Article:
Empires

As long as there have been empires, there have been buzzwords used to support them, and justify their conquests. The Romans, Assyrians, Ottomans, British… you name ‘em, they gave some bs excuse about bringing civilization or some such. Indeed, if you look through the papers left from the colonial powers that established empires in North […]

FrenchEmpire

When it comes to the topic of comparative colonialism, France is a strange case. Up until 1795, it was the most populous country in Europe, with an assumed total of 20 million people living with its borders in the seventeenth-century.1 Yet, their colony of New France would never number more than about 25,000 European inhabitants […]

Today I’d like to start a series of articles based on an idea I’ve had floating around my head since college. I’m not sure how original this thesis truly is, but I find it interesting nonetheless, and thought it could be a fun way to spend a month or so of research. So, in this […]

In today’s post, I want to talk about a ceremony performed by the Native American peoples of what is now southern Ontario. The most well known participants in this ceremony were the Wendat, labeled as the Huron by contemporary Europeans and subsequent historians until rather recently. This ceremony is known as the Feast of the […]

To be honest, this post may be more one sided than I would like, but with my limited resources, there’s only so much I can do. During my stint in graduate school, I studied the intersection of colonialism, imperialism, and religion. So, naturally, I became interested in the Jesuits. My research in grad school was […]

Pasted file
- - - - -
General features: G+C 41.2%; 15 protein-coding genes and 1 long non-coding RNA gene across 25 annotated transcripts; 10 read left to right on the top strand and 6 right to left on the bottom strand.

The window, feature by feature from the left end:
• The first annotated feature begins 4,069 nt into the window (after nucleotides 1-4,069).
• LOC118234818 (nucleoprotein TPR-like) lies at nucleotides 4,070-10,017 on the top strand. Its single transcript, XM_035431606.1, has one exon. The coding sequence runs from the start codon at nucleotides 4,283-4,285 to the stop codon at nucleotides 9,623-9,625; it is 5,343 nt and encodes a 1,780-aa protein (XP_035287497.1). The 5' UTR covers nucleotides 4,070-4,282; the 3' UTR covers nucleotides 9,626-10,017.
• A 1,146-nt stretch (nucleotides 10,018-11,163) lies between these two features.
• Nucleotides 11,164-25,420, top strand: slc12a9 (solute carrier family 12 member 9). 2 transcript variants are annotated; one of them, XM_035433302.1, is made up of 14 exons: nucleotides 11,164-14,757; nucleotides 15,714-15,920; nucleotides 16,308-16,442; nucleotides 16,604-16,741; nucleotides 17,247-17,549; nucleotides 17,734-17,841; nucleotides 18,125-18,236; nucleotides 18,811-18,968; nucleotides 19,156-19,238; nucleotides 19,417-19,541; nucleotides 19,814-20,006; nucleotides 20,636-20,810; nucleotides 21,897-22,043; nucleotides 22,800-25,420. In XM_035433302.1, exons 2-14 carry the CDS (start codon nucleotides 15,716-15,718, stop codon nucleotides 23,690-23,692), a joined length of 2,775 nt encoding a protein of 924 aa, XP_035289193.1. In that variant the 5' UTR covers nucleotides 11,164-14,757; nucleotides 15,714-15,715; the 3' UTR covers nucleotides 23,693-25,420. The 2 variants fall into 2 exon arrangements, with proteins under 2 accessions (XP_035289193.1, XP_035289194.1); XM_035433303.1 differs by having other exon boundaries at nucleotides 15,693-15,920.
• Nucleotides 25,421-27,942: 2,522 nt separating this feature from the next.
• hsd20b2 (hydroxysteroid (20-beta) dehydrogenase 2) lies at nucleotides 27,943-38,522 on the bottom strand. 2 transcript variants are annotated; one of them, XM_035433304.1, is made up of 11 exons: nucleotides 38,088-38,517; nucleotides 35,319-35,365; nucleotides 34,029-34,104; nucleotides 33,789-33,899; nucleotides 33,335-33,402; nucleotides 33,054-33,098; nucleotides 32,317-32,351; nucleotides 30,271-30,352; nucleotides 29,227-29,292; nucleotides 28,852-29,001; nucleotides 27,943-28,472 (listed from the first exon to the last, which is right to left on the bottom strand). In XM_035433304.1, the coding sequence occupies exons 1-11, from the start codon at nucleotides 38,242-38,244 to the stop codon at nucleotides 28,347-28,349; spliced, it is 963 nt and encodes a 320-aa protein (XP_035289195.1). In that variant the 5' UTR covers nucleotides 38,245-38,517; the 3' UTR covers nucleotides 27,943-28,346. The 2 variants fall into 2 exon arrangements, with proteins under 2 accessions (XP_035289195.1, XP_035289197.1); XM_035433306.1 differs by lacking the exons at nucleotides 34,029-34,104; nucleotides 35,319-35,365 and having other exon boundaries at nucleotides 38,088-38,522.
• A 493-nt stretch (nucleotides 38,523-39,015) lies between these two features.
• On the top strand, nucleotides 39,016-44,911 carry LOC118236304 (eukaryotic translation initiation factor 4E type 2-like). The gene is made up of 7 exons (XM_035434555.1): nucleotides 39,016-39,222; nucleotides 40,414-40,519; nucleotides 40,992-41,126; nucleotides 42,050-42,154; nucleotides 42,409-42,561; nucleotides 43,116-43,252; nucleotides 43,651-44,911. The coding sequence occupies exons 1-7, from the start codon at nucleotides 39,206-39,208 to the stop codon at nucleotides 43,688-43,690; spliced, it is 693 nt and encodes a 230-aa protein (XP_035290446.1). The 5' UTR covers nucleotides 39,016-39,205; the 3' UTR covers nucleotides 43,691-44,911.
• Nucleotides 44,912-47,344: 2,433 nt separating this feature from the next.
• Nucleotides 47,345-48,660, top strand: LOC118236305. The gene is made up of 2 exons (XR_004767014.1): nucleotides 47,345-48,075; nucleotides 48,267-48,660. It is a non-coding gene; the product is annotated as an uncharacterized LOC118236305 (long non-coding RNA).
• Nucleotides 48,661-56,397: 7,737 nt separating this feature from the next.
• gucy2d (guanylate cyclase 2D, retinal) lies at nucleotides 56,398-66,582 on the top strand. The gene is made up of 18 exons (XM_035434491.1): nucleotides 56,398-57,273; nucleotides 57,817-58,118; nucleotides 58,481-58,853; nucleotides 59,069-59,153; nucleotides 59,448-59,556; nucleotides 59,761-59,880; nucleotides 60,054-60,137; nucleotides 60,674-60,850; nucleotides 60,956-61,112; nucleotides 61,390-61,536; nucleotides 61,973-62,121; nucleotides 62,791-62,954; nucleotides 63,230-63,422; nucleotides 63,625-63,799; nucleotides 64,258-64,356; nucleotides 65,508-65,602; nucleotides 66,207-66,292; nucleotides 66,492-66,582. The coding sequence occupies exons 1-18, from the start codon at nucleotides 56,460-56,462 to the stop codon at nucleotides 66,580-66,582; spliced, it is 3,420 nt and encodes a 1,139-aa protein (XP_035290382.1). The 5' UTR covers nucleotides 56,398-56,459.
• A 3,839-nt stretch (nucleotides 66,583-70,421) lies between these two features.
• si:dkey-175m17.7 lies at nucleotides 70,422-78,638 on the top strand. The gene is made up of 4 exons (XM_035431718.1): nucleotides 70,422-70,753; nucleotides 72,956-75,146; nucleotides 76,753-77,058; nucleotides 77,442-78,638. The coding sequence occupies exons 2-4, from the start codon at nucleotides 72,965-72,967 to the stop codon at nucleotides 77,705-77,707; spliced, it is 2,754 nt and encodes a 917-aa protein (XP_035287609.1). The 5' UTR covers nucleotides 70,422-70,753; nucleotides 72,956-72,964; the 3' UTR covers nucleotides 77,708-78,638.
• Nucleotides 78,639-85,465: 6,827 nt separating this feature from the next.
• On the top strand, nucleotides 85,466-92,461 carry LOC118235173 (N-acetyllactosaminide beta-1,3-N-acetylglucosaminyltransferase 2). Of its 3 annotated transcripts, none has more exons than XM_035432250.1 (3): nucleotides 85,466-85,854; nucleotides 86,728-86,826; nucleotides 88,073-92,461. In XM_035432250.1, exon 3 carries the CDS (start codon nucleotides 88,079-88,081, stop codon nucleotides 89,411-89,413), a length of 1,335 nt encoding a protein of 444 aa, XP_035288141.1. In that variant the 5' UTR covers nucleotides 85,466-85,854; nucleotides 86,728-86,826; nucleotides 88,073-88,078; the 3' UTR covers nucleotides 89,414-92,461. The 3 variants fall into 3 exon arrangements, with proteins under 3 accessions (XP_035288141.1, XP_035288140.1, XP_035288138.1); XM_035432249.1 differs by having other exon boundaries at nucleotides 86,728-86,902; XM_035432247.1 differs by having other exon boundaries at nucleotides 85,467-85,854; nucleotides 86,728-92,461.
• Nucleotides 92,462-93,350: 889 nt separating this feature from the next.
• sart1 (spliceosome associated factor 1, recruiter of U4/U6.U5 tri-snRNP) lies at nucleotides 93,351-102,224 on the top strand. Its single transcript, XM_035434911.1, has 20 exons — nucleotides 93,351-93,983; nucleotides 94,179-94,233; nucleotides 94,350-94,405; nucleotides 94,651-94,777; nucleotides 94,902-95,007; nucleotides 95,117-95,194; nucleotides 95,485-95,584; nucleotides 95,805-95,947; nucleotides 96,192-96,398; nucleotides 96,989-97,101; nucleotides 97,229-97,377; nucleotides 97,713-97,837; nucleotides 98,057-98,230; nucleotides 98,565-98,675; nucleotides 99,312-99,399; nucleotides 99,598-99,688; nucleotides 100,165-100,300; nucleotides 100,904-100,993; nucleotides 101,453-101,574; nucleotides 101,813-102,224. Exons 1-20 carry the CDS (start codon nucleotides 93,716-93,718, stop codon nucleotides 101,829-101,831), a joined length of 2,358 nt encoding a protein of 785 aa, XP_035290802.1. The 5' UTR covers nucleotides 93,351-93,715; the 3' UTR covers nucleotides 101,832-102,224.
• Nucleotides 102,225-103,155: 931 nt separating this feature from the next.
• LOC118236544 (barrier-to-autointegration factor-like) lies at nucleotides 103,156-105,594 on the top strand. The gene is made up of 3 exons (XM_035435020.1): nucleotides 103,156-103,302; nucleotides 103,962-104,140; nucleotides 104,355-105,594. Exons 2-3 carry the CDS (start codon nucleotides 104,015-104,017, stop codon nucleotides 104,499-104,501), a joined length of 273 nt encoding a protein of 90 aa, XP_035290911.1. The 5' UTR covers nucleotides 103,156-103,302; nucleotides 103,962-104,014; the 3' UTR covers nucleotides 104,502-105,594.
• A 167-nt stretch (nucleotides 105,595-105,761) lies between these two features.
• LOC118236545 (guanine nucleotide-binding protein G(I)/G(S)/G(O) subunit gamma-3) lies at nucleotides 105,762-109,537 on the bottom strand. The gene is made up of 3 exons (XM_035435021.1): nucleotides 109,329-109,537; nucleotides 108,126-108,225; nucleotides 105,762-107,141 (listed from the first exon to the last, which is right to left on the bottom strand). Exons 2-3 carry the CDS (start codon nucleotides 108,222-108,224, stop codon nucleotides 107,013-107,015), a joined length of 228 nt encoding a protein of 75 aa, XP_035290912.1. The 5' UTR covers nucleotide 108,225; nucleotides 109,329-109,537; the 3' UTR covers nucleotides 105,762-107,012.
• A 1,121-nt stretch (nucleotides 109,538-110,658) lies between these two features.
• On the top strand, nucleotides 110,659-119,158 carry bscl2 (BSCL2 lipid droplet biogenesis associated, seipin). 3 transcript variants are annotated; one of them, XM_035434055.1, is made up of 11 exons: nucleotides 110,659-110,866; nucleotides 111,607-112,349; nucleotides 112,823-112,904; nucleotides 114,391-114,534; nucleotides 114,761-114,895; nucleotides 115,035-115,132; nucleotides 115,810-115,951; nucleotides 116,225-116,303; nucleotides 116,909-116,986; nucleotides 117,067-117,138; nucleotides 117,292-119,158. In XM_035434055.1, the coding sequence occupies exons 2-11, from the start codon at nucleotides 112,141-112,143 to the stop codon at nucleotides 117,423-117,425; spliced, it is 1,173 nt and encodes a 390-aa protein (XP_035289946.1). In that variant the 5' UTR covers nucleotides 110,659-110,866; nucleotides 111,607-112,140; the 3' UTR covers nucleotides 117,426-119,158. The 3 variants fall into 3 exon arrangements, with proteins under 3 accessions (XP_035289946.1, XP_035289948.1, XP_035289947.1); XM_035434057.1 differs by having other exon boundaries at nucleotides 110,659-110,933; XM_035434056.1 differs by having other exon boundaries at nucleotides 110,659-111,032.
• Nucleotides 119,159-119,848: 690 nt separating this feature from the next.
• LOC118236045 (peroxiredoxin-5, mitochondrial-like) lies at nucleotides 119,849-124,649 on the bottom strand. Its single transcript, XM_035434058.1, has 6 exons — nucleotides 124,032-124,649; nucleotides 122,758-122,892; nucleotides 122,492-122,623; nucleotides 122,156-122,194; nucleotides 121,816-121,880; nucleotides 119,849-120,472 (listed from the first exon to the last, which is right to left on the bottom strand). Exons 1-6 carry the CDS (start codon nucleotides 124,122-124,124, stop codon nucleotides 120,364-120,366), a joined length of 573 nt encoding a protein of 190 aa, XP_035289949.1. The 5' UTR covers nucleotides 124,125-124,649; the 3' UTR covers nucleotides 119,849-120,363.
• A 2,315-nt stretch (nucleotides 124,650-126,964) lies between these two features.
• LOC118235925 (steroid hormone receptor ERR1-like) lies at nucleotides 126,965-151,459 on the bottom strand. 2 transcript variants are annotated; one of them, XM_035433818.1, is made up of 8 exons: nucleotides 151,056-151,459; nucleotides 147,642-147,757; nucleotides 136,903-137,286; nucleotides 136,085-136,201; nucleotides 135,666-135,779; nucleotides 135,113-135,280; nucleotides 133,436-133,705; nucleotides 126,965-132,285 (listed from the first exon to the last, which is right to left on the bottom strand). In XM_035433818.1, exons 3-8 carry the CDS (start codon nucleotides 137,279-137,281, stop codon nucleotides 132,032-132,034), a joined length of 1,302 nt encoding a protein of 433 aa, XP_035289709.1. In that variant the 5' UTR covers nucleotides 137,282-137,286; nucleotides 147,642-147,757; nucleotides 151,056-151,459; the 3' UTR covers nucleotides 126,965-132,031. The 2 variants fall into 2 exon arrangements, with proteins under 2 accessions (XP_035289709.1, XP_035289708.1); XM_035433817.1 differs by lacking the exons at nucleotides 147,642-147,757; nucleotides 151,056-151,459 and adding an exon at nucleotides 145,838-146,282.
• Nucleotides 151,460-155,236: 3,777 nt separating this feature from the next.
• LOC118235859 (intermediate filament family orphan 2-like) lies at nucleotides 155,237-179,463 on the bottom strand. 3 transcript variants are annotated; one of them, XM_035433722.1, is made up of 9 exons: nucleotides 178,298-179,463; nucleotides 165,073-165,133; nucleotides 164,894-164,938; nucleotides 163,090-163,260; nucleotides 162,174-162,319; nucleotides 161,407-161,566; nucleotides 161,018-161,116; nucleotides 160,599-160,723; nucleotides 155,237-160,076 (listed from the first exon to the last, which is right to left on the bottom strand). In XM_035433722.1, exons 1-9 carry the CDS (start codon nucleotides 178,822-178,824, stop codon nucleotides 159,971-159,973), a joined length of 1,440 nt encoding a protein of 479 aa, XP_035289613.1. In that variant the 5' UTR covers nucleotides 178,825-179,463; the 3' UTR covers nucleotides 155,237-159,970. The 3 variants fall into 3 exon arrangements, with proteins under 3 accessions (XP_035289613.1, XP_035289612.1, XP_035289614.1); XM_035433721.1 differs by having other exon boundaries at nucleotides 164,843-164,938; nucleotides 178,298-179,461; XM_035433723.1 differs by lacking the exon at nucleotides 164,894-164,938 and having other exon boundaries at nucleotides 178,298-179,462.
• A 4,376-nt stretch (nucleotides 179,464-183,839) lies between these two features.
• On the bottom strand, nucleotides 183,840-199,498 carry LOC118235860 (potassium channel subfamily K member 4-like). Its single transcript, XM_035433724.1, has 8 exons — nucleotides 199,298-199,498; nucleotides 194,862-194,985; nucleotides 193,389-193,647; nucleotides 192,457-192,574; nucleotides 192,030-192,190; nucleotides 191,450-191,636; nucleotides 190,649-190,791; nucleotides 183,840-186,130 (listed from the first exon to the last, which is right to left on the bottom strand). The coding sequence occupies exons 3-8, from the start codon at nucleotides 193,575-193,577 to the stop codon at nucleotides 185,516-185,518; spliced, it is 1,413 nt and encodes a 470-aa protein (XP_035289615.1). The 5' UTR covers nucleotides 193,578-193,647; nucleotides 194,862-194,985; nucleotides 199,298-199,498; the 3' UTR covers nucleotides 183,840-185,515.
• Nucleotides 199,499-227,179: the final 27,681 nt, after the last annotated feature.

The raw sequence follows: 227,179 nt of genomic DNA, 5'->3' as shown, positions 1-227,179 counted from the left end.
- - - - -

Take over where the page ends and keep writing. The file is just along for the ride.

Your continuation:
Darien Scheme New Caledonia

In November 1698, a group of five Scottish ships landed in an eastern bay of Panama. Their mission, code name the Darien Scheme: found a colony that could compete with British trading companies and Spanish hegemony in Central America. They called their colony Caledonia, with the capital New Edinburgh. Ever heard of this colony? ‘Cause […]

casta system

Hernan Cortes, his band of merry war criminals, and their Mesoamerican allies completed the conquest of the Aztec Empire in 1521. After taking control of Tenonchtitlan, the Aztec capital, and turning it into Mexico city, the Spanish faced the problem of cementing their control over this vast new territory. Despite their military victories over Montezuma’s […]

Growing up in America, you learn about the story Pocahontas, and how she eventually traveled to London with her English husband John Rolfe. And you’re almost led to believe that her life, and ultimate death, in England was a singular event, that she represented an aberration in historical patterns, and that she was the only […]

I want to dedicate this post to Leif Erikson and his voyage to North America. While the Vikings lived and thrived about half a millennium before my usual topics, they nonetheless embodied all the characteristics of later European colonial powers – sailing prowess, strong military forces, and the desire to conquer and colonize. Indeed, if […]

REV. FATHER BARTH. JACQUINOT: “I also wanted to go, and hear the confession of a Bengalese, who had been wounded, and had sent for me. He is a young man brought from the East Indies, who had been converted to Christianity in France, and has been passing the winter here with us. I saw him, […]